How to Add Animations to Your Static Designs Using Adobe XD and CodePen

Designers creating new website mockups will generally use Photoshop then save those mockups as a JPG or PNG for the client to review. The problem with static images is they don’t tell the whole story of what the website could be. Hover state, the way the page loads, or even the way the page transitions to a new view—these are all elements that are usually not given any thought and are left up to the developer to make assumptions, or worse, not implement anything at all. What you’re left with is a website that feels janky.

Introducing Adobe XD

For simple page animations and adding context to how each page fits together, Adobe XD is the perfect tool—not to mention, it’s also an extremely quick way to design page layouts.

adobe-xd

Adding page transitions in Adobe XD

First off, you’ll need at least 2 artboards. Each artboard represents a page (or a new view in your app).

Once you have multiple artboards setup, click on the prototype tab. Then, you’re going to want to select the element in your design that should be linked to the other artboard, such as a standard link for example. Once selected, click and drag the blue tab to the corresponding artboard, and then choose your animation type and speed.

adobe-xd-prototype

Once linked, you can click the play button in the top right corner to view the animation, share the preview online, or even create a video walk-through of the pages.

Quickly Prototype Modules in CodePen

For more complex animations and/or animating specific elements on the page, CodePen is an extremely quick way to prototype. It has built-in CSS and HTML preprocessing and everything created on the site is easily shared.

Create a Pen

Head on over to codepen.io and get comfy. You may want to start off by searching for a specific animation that you’re looking for. However, if you know HTML and CSS you can create a new pen from scratch. Once you’ve got your pen created, save it and keep the URL handy for when you’re reviewing that design with the client or developer.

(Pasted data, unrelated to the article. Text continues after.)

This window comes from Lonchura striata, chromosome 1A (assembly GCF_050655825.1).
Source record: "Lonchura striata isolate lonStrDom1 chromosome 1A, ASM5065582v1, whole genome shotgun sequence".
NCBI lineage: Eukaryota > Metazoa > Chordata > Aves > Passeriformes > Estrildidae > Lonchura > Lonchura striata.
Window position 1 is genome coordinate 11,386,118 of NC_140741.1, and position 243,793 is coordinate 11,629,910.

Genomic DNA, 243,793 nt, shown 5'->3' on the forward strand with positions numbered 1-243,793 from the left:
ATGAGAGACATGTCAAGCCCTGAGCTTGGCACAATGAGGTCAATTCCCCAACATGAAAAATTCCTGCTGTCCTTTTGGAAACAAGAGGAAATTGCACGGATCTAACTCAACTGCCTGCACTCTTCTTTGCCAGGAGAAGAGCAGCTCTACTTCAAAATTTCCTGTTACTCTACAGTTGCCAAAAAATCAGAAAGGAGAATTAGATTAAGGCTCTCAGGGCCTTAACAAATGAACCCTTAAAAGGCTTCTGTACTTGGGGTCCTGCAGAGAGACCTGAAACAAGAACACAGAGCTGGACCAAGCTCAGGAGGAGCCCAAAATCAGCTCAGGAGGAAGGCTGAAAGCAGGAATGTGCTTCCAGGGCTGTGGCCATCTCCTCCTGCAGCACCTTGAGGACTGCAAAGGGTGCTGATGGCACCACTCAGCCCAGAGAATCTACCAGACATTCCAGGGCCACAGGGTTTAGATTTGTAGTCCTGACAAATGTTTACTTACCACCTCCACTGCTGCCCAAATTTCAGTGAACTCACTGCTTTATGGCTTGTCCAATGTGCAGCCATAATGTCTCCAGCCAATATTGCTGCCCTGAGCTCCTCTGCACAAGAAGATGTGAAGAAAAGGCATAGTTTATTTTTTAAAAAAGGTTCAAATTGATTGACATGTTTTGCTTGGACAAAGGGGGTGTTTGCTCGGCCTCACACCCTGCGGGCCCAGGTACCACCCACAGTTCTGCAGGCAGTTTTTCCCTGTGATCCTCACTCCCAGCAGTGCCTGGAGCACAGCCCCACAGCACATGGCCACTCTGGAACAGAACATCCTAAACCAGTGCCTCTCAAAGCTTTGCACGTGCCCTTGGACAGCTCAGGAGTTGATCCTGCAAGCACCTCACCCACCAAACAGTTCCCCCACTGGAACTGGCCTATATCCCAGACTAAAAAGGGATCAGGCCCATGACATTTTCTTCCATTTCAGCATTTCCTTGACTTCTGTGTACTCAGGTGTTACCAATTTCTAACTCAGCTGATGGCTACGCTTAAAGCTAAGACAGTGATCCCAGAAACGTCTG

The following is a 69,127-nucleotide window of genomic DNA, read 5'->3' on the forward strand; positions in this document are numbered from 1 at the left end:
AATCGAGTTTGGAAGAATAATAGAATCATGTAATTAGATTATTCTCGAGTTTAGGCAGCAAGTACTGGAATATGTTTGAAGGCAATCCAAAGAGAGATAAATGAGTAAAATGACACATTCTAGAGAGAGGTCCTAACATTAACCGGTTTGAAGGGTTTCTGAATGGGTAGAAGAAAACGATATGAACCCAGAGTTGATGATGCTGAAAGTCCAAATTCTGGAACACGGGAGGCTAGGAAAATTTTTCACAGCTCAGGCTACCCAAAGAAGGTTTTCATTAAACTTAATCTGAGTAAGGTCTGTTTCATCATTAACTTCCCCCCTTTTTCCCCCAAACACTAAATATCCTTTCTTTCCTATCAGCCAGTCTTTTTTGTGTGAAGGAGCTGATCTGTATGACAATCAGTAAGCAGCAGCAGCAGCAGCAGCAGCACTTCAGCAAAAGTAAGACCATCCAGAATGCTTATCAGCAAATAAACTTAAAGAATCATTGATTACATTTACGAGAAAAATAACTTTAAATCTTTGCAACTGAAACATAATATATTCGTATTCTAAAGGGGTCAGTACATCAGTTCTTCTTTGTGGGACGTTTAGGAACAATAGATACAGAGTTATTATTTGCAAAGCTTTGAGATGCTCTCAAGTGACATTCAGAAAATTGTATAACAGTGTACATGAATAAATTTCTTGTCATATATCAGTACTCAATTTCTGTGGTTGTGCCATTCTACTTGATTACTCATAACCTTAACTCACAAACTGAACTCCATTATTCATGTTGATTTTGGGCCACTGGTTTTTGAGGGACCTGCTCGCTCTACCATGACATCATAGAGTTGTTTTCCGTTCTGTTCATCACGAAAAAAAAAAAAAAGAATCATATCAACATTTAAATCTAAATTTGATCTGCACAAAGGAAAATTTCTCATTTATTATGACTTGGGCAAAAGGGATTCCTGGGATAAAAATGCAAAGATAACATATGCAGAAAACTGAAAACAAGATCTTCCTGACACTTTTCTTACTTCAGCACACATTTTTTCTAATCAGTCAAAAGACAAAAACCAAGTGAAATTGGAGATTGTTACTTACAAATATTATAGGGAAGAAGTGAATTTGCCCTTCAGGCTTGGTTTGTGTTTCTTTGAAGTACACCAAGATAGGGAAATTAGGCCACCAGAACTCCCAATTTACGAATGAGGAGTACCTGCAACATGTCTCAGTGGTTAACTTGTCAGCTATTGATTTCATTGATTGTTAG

Here’s a recent example of a simple hover animation we created for a custom home page module:

See the Pen Animated “tabs” on Hover by Stefen (@stefen) on CodePen.

See the Pen Animated "tabs" on Hover by Stefen (@stefen) on CodePen.


Not only does it make it easier to convey the vision for the design, but the same code can also be used in development for maximum efficiency.

For non-developers: Keynote is awesome!

I know coding isn’t for everyone… shocker! Well don’t worry, because you can create some pretty amazing animations in Apple’s Keynote software. InVision has a really great blog post on how to do this. The basic idea is that you create a beginning and end state for your animation, add those elements to a slide and use Keynote’s built-in animation tools to go from the beginning and end state and export as a video.

Motion Design Is More Important Than Ever

Animations on the web are easily overlooked elements of the standard website design process and hard to explain without building some type of prototype. Using any one of the above 3 techniques will improve your end product. Even if you don’t build a prototype yourself, there are plenty of amazing examples on CodePen that you might want to incorporate into your design.


Originally published on Bluleadz

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